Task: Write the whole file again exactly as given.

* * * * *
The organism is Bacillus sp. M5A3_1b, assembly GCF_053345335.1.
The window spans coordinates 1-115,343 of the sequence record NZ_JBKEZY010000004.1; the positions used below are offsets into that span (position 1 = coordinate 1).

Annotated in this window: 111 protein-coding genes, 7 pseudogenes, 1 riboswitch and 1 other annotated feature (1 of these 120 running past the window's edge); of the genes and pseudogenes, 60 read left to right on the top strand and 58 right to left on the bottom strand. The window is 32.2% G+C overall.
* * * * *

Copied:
The organism is Bacillus sp. M5A3_1b, assembly GCF_053345335.1.
The window spans coordinates 1-115,343 of the sequence record NZ_JBKEZY010000004.1; the positions used below are offsets into that span (position 1 = coordinate 1).

Annotated in this window: 111 protein-coding genes, 7 pseudogenes, 1 riboswitch and 1 other annotated feature (1 of these 120 running past the window's edge); of the genes and pseudogenes, 60 read left to right on the top strand and 58 right to left on the bottom strand. The window is 32.2% G+C overall.